06/25/02
George Orwell
    by Kevin Shortsleeve

Works that overtly critique political theory have rarely been hailed as classics of children's literature. An exception to that rule is George Orwell's anti-totalitarian novel Animal Farm. An allegory of the Russian Revolution, the book tells the story of a rural farm in England where the animals rise up and expel the ruling class - the humans - whom the animals feel are exploiting them. The animals, who at first agree that "All animals are equal" eventually fall under the power of a new ruling class, the pigs, who teach that "All animals are equal, but some animals are more equal than others."

Published first in 1945, Animal Farm was immediately hailed as a classic among adult critics - and because of its simple, clear language and perhaps also because the main characters are animals that speak - the book was quickly deemed appropriate for the young. As a novel, Animal Farm is most often read by middle school and high school age adolescents. But an animated film version from 1954 is even described as appropriate for ages sixand up. Fully titled, Animal Farm: A Fairy Story, the success of Orwell's classic among a young audience is testament - not only to the enduring quality of the text - but to the concept that children are capable of understanding the allegorical and political functions operating beneath the surface of a plot.

The book also speaks to children via its demonstrations of how language can be manipulated; How one word - such as "equal" - can mean two things for two different speakers. Language manipulation games such as this have long been a staple in some of the more canonical children's literature, from Alice in Wonder- land to Amelia Bedilia. The book also underscores the importance of literacy as it quickly become apparent that the creatures who learn to read are immediately granted a more powerful status than those that do not.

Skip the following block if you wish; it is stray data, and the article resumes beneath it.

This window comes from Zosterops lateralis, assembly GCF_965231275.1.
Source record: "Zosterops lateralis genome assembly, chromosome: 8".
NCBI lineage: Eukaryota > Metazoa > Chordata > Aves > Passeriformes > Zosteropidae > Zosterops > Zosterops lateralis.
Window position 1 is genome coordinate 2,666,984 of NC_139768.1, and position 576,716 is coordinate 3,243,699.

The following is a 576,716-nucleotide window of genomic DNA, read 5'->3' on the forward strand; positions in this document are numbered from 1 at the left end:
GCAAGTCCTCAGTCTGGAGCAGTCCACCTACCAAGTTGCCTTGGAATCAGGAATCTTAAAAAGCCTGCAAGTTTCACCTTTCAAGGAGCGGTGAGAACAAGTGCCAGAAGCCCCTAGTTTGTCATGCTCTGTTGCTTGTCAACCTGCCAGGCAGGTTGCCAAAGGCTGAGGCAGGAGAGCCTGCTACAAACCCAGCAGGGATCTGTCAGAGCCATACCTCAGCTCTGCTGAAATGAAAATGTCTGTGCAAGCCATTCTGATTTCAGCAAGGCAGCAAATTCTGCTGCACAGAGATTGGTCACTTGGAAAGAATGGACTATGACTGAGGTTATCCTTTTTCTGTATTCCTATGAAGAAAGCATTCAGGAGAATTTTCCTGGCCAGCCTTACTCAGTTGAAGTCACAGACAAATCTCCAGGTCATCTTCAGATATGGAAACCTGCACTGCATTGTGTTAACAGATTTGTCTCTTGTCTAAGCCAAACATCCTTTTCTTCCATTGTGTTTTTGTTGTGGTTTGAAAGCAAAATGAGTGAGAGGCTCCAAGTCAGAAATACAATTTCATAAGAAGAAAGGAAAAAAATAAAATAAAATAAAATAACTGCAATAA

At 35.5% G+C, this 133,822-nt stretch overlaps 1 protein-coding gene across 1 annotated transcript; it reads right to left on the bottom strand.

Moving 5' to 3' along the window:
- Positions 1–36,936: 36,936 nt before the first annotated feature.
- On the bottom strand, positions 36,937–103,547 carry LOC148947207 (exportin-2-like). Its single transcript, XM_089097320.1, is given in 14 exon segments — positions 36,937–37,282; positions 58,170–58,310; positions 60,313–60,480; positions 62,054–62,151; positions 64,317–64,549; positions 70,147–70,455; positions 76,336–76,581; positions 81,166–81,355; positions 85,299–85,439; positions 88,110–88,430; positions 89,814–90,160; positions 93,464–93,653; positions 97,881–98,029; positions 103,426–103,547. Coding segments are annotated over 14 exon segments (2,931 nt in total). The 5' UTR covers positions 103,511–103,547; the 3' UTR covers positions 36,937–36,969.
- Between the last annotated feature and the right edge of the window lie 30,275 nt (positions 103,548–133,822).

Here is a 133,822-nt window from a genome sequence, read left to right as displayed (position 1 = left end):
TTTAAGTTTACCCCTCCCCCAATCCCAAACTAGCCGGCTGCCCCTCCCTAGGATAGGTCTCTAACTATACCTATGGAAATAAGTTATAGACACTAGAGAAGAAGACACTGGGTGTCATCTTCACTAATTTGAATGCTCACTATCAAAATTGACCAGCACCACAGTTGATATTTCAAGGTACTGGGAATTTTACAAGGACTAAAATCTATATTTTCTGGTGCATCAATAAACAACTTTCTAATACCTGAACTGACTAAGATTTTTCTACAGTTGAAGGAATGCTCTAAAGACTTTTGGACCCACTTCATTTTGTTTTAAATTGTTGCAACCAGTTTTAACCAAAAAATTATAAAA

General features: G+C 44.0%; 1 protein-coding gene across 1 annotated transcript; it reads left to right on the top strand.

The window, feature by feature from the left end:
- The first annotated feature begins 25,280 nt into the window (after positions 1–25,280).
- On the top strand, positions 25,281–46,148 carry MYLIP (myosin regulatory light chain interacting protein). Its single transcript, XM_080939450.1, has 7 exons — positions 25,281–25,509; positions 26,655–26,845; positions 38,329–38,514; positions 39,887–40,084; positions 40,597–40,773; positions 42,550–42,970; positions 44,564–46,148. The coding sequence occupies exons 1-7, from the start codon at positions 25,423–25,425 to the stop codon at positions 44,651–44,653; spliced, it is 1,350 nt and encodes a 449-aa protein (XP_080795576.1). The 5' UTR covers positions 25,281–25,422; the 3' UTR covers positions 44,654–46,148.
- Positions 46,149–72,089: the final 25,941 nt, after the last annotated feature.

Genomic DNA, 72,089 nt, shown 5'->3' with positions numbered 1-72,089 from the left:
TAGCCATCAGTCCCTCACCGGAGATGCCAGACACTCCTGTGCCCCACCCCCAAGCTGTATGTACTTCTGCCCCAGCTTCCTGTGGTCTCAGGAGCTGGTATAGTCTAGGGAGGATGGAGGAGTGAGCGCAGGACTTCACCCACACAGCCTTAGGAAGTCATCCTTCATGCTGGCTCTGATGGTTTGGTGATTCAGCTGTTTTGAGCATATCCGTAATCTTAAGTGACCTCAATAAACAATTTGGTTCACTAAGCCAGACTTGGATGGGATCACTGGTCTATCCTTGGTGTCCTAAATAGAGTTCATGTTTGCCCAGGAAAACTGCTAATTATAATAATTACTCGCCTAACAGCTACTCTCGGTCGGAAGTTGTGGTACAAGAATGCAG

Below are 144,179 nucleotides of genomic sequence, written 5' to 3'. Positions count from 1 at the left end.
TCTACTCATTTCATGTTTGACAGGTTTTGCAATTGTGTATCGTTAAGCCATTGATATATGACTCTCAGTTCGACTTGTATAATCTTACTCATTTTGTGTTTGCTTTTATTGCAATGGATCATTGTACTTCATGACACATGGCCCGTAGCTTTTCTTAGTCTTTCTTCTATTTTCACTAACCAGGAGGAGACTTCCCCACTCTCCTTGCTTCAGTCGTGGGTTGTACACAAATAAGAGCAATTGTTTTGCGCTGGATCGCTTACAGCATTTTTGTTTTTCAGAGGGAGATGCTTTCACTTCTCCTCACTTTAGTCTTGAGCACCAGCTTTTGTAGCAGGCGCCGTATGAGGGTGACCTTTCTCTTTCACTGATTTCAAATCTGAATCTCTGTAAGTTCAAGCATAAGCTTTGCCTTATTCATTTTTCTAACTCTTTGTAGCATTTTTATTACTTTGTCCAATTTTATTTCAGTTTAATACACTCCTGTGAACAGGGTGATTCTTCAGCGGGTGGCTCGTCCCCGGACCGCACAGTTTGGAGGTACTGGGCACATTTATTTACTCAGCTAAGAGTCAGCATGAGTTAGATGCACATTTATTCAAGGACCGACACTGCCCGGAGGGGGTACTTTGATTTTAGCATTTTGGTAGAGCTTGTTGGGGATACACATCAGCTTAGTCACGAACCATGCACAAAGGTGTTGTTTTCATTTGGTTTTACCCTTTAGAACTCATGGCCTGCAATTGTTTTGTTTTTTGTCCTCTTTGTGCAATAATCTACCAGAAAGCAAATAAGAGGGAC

Animal Farm is a subversive work, in that it can teach children that there can be danger in blindly following persuasive leaders or seemingly egalitarian political theories. For some children, the book may provide them with their first exposure to the concept that a government is even capable of an abuse of power. This is an especially important concept for children who have been traditionally - the voiceless class - the nonvoting members of a society ruled by adults.

Orwell commented that "Animal Farm: [A Fairy Story] was the first book in which I tried, with full consciousness of what I was doing, to fuse political purpose and artistic purpose into one whole." He adds that "it was very hard indeed to get it published." Any who have read Animal Farm as children or adolescents can thank George Orwell for his perseverance and for his conviction that a "fairy story" can have such depth of meaning.

Works Consulted:

Something About the Author. "Blair, Eric Arthur," 1903-1950 (George Orwell). Volume 29. pp. 39-49.

Copyright 2002, Kevin Shortsleeve

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